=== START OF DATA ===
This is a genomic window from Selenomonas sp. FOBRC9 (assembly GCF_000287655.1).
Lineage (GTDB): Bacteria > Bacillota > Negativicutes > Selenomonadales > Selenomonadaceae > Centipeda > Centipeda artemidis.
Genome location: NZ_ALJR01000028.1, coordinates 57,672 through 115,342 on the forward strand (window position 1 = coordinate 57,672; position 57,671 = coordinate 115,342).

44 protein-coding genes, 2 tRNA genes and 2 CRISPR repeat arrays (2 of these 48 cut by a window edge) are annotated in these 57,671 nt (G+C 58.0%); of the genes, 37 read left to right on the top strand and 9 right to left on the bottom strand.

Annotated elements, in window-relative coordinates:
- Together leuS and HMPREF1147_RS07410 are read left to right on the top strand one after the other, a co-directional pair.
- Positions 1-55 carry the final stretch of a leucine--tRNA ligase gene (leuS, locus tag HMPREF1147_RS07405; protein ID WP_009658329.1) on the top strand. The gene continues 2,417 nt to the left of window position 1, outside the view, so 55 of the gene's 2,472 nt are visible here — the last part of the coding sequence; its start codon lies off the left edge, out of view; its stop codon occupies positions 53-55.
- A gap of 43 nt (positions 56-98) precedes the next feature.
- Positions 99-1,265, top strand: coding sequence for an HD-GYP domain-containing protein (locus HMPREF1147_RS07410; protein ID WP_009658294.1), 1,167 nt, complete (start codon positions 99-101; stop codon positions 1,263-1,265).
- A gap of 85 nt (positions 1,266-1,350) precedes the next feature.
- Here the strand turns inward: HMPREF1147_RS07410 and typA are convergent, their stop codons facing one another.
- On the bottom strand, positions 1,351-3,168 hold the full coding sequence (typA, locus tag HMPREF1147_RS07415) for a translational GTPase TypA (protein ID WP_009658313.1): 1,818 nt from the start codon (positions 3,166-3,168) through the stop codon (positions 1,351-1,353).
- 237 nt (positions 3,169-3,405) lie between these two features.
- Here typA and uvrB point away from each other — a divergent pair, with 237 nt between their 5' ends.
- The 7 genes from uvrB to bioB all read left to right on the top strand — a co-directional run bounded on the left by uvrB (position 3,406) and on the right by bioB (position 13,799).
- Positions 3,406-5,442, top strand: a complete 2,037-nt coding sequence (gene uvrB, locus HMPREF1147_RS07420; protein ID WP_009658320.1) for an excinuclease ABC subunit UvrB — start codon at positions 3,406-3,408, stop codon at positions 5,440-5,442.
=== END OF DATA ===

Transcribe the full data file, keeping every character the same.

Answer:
This is a genomic window from Selenomonas sp. FOBRC9 (assembly GCF_000287655.1).
Lineage (GTDB): Bacteria > Bacillota > Negativicutes > Selenomonadales > Selenomonadaceae > Centipeda > Centipeda artemidis.
Genome location: NZ_ALJR01000028.1, coordinates 57,672 through 115,342 on the forward strand (window position 1 = coordinate 57,672; position 57,671 = coordinate 115,342).

44 protein-coding genes, 2 tRNA genes and 2 CRISPR repeat arrays (2 of these 48 cut by a window edge) are annotated in these 57,671 nt (G+C 58.0%); of the genes, 37 read left to right on the top strand and 9 right to left on the bottom strand.

Annotated elements, in window-relative coordinates:
- Together leuS and HMPREF1147_RS07410 are read left to right on the top strand one after the other, a co-directional pair.
- Positions 1-55 carry the final stretch of a leucine--tRNA ligase gene (leuS, locus tag HMPREF1147_RS07405; protein ID WP_009658329.1) on the top strand. The gene continues 2,417 nt to the left of window position 1, outside the view, so 55 of the gene's 2,472 nt are visible here — the last part of the coding sequence; its start codon lies off the left edge, out of view; its stop codon occupies positions 53-55.
- A gap of 43 nt (positions 56-98) precedes the next feature.
- Positions 99-1,265, top strand: coding sequence for an HD-GYP domain-containing protein (locus HMPREF1147_RS07410; protein ID WP_009658294.1), 1,167 nt, complete (start codon positions 99-101; stop codon positions 1,263-1,265).
- A gap of 85 nt (positions 1,266-1,350) precedes the next feature.
- Here the strand turns inward: HMPREF1147_RS07410 and typA are convergent, their stop codons facing one another.
- On the bottom strand, positions 1,351-3,168 hold the full coding sequence (typA, locus tag HMPREF1147_RS07415) for a translational GTPase TypA (protein ID WP_009658313.1): 1,818 nt from the start codon (positions 3,166-3,168) through the stop codon (positions 1,351-1,353).
- 237 nt (positions 3,169-3,405) lie between these two features.
- Here typA and uvrB point away from each other — a divergent pair, with 237 nt between their 5' ends.
- The 7 genes from uvrB to bioB all read left to right on the top strand — a co-directional run bounded on the left by uvrB (position 3,406) and on the right by bioB (position 13,799).
- Positions 3,406-5,442, top strand: a complete 2,037-nt coding sequence (gene uvrB, locus HMPREF1147_RS07420; protein ID WP_009658320.1) for an excinuclease ABC subunit UvrB — start codon at positions 3,406-3,408, stop codon at positions 5,440-5,442.